For example, in a lighting automation system, nodes must be able to communicate with the central controller from any room in the house or building. A node with limited range will present deployment issues, which could increase installation difficulties that result in expensive customer service support calls, product returns and lost revenue.

To achieve sufficient building coverage, a node must be able to transmit at more than 10 dBm. For larger locations such as warehouses and campuses, 10 dBm will be insufficient to reach across the entire target site. As a result, more nodes will be required to achieve complete coverage. In addition, multiple controllers may be needed throughout the site, significantly increasing system complexity and requiring expensive manual configuration during installation.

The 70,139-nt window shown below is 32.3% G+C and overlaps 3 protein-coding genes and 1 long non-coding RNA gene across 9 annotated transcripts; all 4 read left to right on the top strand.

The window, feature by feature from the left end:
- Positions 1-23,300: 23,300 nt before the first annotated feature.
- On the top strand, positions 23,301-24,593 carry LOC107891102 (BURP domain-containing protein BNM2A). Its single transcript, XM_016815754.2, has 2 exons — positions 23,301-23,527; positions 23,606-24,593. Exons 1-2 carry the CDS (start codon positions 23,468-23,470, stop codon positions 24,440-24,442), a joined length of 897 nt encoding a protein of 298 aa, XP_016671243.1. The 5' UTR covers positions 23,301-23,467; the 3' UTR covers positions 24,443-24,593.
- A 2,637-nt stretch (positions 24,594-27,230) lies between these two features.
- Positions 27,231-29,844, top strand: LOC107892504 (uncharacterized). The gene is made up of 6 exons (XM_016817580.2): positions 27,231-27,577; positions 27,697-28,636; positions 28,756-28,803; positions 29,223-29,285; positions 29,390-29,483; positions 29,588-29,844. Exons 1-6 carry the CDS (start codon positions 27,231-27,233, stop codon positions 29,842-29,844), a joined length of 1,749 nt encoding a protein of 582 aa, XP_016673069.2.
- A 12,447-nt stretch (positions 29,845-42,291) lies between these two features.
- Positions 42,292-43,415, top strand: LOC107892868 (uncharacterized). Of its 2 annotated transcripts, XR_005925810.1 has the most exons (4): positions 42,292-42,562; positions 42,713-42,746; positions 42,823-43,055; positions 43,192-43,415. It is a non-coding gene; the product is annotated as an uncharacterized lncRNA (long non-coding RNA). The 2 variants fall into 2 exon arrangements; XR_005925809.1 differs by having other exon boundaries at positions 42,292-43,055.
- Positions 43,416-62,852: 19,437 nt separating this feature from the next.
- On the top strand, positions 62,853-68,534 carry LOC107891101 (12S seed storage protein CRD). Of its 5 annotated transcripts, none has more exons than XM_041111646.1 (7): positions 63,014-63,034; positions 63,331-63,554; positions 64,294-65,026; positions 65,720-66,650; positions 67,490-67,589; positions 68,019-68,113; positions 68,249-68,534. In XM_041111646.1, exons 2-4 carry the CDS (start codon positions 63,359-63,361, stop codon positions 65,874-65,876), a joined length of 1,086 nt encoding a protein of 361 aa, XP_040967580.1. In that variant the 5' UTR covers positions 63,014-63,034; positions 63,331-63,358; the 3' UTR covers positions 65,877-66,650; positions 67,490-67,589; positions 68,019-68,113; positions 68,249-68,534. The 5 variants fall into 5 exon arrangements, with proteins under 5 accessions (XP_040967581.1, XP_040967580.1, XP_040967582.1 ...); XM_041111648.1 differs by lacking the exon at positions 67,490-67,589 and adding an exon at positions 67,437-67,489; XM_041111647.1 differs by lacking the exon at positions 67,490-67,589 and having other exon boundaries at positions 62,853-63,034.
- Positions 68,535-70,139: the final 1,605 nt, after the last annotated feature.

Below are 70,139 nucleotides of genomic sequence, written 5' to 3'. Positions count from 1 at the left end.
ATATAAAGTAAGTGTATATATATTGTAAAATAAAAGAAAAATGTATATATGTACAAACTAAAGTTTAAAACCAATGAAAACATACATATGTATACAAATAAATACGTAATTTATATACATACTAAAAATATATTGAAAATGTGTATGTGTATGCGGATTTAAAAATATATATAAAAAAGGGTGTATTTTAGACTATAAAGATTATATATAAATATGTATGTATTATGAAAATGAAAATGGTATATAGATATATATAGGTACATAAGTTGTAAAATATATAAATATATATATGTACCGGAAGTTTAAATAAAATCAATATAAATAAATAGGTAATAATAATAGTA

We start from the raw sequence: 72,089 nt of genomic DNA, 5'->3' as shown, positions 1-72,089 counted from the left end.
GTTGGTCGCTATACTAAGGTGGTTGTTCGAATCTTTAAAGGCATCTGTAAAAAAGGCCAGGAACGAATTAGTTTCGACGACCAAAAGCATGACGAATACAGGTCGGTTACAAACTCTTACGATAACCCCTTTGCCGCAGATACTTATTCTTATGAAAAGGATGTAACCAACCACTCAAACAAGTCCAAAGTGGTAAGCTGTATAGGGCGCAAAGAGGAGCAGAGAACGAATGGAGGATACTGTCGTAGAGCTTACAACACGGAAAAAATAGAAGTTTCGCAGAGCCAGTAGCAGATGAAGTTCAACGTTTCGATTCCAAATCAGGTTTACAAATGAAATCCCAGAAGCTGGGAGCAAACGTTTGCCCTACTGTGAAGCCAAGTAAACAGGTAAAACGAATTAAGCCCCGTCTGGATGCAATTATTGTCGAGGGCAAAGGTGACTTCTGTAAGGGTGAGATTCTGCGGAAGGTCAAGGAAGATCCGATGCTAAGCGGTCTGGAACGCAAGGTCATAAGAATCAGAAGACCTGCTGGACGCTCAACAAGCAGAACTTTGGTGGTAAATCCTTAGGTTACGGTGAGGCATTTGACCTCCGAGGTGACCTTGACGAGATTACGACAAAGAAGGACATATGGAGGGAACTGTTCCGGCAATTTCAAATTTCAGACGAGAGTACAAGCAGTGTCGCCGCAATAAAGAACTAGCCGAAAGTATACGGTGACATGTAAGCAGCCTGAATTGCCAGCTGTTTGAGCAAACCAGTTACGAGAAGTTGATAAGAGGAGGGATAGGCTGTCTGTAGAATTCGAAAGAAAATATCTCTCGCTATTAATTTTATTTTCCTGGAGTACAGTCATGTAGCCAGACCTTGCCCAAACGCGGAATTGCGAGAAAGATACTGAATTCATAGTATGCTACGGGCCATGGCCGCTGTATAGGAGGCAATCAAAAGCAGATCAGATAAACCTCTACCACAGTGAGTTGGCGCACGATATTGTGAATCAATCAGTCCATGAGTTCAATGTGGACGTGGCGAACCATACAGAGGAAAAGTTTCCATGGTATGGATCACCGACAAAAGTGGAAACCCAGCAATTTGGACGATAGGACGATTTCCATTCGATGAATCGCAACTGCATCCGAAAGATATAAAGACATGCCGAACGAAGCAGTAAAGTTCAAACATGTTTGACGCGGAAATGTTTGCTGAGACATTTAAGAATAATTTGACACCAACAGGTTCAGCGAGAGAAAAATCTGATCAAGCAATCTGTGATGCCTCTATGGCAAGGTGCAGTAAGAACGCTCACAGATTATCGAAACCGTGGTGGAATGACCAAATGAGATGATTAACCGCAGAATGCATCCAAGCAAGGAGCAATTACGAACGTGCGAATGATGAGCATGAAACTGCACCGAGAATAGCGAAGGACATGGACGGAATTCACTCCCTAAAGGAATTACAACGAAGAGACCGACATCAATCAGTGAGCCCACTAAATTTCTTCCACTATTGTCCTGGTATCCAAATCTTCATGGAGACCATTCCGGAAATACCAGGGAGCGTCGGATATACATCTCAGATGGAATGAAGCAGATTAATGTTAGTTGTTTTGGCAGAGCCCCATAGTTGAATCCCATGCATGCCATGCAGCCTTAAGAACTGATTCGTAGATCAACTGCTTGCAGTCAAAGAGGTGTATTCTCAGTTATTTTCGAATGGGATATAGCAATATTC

Sub-GHz transceivers such as Silicon Labs’ Si4432 EZRadioPRO IC provide greater output power to support transmissions up to 20 dBm. While the output power can be scaled down from 20 dBm to match the optimal range, increasing the maximum output power available at each node can ensure that there is enough margin to provide the desired range After all, if a node cannot reach the central controller, it doesn’t matter how power efficient it is. In addition, greater range potentially reduces the number of nodes required in a mesh network to achieve complete coverage. The need for fewer nodes in turn minimizes system cost while increasing system robustness and efficiency by reducing contention for shared bandwidth between nodes.

Even if range is not an issue, many wireless system manufacturers will consider operating at a higher output power to overdrive the antenna. In this way, the range requirements of an application can be met with a less expensive, inefficient antenna, resulting in lower system cost. Having high output power as an option gives manufacturers the flexibility to decide this tradeoff for themselves.

Sensitivity and Longer Battery Lifetime